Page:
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    Climate Change Issues Dominate Commonwealth Summit.

    Commonwealth leaders agree to admit Rwanda.

    Douglas Mpuga

    The Commonwealth Heads of Government Meeting (CHOGM) concluded late Sunday in Trinidad and Tobago’s capital, Port of Spain. The three-day summit of the Leaders of the 53-nation body issued a declaration on Saturday that backed upcoming climate change talks in Copenhagen meant to draft a successor treaty to the Kyoto Protocol.

    They also agreed to admit Rwanda as the 54th member. A former colony of Germany and Belgium, Rwanda now joins Mozambique as the only Commonwealth members with no past colonial or constitutional links to Britain.

    However, climate change discussions dominated the three-day summit. “We have not been impressed by this CHOGM. First of all, it has been so dominated by climate change issues, all other issues have been put on a black banner,” said Henry Gombya, the editor-in-chief of Straight Talk Chronicle, an online newspaper, who is in the Port of Spain to cover the summit. 

    He said issues of concern to the commonwealth such as poverty, hunger, displaced people in places like Darfur [Sudan] and problems in eastern Asia, all these issues have not been discussed.”Gombya said the leaders have not yet issued a unified statement on their stand on climate change but there is a lot of discussion.

    He said that the issue of admitting Rwanda into the commonwealth was not easy because at some point “some leaders were opposed and they wanted to stop that admission [of Rwanda] but eventually Rwanda was admitted.”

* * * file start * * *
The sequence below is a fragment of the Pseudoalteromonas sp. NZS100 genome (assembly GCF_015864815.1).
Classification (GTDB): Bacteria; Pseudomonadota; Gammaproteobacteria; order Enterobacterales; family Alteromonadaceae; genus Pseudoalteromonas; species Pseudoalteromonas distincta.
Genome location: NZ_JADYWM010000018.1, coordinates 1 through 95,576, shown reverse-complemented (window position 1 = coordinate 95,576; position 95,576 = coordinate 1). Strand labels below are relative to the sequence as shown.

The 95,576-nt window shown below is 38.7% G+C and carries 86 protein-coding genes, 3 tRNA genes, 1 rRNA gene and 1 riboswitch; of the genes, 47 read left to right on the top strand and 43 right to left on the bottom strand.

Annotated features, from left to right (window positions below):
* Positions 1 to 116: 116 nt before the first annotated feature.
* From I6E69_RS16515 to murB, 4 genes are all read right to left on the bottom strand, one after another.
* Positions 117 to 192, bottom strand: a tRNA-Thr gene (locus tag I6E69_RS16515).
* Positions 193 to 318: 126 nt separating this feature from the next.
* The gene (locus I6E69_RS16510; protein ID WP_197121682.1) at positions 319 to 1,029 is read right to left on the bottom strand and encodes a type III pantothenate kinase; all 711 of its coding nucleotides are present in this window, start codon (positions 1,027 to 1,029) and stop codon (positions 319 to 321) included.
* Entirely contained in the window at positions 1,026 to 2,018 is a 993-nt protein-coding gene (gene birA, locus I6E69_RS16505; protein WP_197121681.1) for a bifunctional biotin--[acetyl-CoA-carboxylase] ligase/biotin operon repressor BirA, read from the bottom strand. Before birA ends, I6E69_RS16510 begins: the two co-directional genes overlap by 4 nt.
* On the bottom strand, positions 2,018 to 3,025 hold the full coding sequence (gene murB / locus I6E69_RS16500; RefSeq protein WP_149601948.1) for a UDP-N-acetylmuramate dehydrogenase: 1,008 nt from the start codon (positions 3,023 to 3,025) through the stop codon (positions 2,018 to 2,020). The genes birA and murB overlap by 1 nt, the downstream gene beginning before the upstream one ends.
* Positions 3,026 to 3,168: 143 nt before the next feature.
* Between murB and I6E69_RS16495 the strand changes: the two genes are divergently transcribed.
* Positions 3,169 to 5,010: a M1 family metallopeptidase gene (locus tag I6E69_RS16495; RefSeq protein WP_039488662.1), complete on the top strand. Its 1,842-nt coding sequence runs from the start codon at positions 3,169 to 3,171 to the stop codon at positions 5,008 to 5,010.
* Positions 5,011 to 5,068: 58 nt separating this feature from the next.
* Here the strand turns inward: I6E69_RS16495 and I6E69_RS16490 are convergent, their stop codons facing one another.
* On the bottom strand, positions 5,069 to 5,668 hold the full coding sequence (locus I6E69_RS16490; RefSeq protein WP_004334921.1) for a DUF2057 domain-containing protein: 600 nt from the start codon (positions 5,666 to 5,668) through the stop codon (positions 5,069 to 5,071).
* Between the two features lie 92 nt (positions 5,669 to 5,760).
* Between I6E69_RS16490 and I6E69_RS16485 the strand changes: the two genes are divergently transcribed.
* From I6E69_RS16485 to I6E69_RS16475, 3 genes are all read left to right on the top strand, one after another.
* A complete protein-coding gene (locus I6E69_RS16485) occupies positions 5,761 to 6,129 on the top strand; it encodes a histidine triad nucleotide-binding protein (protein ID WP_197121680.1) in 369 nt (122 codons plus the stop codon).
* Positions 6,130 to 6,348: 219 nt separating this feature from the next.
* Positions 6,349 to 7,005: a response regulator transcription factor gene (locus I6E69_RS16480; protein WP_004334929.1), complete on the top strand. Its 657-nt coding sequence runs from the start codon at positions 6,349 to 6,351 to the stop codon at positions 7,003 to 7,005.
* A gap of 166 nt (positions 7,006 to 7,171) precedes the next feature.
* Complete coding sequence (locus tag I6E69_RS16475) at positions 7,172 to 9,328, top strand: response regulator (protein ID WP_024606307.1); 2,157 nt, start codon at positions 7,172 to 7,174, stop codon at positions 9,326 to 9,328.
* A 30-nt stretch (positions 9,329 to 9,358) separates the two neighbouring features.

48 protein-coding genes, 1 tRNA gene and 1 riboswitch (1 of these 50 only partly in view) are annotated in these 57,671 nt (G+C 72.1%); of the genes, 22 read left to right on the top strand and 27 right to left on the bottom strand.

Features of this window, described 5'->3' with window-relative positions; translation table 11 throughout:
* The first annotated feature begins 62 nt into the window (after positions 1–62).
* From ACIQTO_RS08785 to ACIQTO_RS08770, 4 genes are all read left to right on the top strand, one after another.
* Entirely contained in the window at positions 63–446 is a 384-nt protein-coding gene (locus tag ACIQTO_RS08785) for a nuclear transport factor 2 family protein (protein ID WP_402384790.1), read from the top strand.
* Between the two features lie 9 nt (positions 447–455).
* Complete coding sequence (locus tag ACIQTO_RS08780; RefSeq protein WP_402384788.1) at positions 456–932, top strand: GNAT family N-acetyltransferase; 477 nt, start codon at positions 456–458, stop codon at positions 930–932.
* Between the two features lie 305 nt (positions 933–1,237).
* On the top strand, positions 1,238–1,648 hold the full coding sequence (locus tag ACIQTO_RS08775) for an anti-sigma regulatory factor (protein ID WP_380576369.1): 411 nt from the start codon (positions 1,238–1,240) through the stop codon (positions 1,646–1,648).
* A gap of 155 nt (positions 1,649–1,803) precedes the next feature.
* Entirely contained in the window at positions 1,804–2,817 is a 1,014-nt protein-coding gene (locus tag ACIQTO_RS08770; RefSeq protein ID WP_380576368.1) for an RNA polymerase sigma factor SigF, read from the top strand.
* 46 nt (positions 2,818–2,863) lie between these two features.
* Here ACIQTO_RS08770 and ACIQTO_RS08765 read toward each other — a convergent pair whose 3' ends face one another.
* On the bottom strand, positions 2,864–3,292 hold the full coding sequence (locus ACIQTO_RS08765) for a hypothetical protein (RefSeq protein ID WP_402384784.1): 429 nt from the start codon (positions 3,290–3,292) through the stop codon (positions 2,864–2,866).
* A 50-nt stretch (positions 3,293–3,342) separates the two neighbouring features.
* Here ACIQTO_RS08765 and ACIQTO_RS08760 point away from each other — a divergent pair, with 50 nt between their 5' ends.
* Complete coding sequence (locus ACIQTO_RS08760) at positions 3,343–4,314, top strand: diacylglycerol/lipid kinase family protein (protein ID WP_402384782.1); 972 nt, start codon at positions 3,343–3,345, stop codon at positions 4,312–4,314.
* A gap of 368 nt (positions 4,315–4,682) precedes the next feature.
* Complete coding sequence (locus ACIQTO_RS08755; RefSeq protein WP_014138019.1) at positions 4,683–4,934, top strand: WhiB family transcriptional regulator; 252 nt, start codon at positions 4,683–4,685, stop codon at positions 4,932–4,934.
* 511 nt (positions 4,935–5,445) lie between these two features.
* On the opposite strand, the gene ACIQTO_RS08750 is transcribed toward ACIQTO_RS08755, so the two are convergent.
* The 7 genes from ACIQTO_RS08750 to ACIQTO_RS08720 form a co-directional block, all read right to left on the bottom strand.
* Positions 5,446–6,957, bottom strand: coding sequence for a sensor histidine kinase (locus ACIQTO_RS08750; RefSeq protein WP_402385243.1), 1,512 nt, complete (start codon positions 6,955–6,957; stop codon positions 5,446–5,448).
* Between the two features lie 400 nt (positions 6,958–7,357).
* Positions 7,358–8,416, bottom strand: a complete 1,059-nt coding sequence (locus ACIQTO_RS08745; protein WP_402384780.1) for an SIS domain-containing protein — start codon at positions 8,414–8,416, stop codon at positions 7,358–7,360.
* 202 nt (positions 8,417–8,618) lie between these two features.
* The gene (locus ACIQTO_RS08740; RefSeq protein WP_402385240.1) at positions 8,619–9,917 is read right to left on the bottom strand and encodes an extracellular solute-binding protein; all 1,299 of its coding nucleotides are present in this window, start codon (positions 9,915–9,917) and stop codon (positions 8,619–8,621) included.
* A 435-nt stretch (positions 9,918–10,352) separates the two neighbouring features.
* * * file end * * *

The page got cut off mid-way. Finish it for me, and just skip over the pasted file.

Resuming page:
Gombya said any country is free to apply to join the Commonwealth and Rwanda had expressed interest many years ago. “Rwanda has been trying to join for the last 16 years,” he said, “especially since [President Paul] Kagame became president and Rwanda’s membership has been pushed very hard by Ugandan president [Yoweri] Museveni.”

    Gombya noted that the presence of other non-commonwealth leaders who attended this summit for the first time might have contributed to the altering of the agenda. For the first time ever the Secretary-general of the United Nations attended a commonwealth summit.

    As well as Mr. Ban Ki-Moon, two other non-commonwealth leaders also flew into the Caribbean country to take part in climate change talks, as leaders across the world look for a binding commitment in the Danish capital next month.

    President Nicholas Sarkozy of France and Prime Minister Lars Rasmussen of Denmark –who will chair the United Nations sponsored talks next month – both spoke with commonwealth leaders and attended a special session on climate change.
    Gombya said the presence of these other leaders took attention away from the actual agenda of the summit.

     “There has been, for instance, so much silence about what has been achieved since the last CHOGM summit in Kampala,” he said, adding that “climate change seems to be the main focus of most delegates.”
     

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